Surface wear describes the process of material loss when two surfaces come into contact with each other. It has significant economic, social and health consequences – just think of the fine particles emitted by moving vehicles. There are several wear mechanisms, yet the adhesive type is most common. It takes place when two surfaces – such as two pieces of the same metal – rub against one another and adhere. Researchers at EPFL’s Computational Solid Mechanics Laboratory (LSMS) have numerically simulated for the first time how surface roughness changes over time, and their results are in line with experimental results. What sets their simulations apart is their duration: using a method developed at EPFL, the LSMS researchers were able to simulate these mechanisms over an extended period of time. In other words, they managed to capture the entire process – from the initial geometry to the final fractal geometry. Their findings were published in Nature Communications.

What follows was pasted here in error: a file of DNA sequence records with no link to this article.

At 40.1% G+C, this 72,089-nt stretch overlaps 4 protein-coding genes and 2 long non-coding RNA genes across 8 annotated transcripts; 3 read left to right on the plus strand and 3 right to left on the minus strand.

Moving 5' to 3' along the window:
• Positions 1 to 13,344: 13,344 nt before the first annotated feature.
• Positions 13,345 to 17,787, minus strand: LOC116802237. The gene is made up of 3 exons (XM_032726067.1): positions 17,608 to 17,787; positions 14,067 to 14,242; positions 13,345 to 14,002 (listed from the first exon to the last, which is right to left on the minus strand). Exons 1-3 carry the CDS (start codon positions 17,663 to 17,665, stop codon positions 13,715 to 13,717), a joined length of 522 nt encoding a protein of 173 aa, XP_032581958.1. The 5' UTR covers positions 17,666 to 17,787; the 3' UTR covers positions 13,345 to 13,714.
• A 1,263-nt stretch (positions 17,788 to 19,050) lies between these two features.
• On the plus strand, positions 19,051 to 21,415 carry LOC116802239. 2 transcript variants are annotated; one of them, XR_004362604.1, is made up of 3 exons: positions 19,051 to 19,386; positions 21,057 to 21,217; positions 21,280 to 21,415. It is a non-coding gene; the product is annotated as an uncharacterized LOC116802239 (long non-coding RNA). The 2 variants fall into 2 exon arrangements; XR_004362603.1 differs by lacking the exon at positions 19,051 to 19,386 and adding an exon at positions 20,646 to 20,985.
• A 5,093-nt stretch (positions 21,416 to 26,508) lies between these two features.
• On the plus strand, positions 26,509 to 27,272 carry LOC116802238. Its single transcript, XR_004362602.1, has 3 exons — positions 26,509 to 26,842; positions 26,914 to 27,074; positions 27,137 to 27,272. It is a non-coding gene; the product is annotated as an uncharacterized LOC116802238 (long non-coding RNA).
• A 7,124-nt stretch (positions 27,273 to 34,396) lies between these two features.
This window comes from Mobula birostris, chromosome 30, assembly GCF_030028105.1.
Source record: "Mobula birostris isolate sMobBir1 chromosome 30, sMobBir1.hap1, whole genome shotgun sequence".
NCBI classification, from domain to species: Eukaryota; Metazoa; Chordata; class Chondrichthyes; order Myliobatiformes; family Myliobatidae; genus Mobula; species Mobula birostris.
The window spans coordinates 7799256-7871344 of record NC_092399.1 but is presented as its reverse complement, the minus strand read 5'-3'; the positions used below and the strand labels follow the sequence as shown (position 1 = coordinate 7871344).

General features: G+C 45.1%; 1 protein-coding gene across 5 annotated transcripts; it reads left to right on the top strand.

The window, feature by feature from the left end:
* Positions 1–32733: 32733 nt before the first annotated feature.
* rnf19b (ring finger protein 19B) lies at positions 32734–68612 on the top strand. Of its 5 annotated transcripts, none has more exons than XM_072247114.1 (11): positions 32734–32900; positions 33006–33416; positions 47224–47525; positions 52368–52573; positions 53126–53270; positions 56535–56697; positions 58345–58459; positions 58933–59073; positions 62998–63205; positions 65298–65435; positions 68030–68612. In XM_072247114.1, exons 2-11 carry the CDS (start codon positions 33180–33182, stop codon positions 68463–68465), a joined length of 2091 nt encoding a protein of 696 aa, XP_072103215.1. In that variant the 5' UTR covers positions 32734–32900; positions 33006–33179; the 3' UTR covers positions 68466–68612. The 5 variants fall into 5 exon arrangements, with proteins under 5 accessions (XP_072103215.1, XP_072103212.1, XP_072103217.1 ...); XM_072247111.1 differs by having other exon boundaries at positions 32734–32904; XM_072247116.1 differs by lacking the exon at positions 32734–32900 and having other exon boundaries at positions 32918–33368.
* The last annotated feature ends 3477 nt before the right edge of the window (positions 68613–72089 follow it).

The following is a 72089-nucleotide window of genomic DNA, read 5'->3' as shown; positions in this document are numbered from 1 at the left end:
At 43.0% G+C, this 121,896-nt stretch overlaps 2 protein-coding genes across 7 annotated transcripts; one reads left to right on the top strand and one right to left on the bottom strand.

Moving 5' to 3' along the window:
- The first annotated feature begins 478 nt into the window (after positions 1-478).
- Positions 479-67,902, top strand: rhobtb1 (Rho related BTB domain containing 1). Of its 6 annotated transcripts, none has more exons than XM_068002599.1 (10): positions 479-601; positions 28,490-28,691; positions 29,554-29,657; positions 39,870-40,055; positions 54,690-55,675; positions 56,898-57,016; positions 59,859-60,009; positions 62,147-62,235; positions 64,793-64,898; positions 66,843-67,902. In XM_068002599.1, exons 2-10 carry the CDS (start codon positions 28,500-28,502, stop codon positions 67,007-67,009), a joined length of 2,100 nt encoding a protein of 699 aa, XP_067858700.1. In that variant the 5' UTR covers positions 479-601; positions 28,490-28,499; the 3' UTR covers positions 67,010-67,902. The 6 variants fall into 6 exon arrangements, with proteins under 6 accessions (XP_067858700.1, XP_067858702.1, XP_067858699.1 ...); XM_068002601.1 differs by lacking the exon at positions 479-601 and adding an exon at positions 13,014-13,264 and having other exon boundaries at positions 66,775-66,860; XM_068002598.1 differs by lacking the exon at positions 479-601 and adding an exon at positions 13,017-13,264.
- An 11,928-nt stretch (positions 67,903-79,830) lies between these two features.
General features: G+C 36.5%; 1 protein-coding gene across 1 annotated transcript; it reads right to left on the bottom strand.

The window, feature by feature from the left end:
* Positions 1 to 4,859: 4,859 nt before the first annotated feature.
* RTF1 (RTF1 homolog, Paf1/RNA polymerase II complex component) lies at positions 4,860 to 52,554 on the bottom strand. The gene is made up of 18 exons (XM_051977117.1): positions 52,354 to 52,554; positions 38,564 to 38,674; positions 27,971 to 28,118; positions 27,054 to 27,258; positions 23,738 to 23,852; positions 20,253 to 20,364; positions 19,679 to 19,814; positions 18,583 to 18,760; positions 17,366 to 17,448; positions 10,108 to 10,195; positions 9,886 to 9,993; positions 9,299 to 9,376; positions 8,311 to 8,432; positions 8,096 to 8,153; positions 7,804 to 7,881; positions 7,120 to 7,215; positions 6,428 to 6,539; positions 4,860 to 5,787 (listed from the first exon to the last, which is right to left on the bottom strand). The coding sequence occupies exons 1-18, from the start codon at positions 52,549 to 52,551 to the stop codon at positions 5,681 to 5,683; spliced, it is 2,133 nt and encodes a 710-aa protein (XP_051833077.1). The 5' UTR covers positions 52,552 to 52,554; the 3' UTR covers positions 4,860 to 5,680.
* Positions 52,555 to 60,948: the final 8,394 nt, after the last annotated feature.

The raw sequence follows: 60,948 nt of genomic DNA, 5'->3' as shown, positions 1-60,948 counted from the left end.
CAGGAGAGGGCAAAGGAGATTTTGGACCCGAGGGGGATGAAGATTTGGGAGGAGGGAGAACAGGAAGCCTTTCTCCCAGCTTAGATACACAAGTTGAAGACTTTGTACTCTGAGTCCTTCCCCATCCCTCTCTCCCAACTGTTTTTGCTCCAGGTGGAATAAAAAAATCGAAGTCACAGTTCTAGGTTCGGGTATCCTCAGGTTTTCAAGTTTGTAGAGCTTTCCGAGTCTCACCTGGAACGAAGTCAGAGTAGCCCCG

Following this work, the LSMS researchers have been extending such approach to the case of surfaces that exhibit low interfacial adhesion, for example, after a treatment that reduces their corrosion (passivation). This case has important implications, as surfaces for engineering applications are often treated to reduce friction and wear.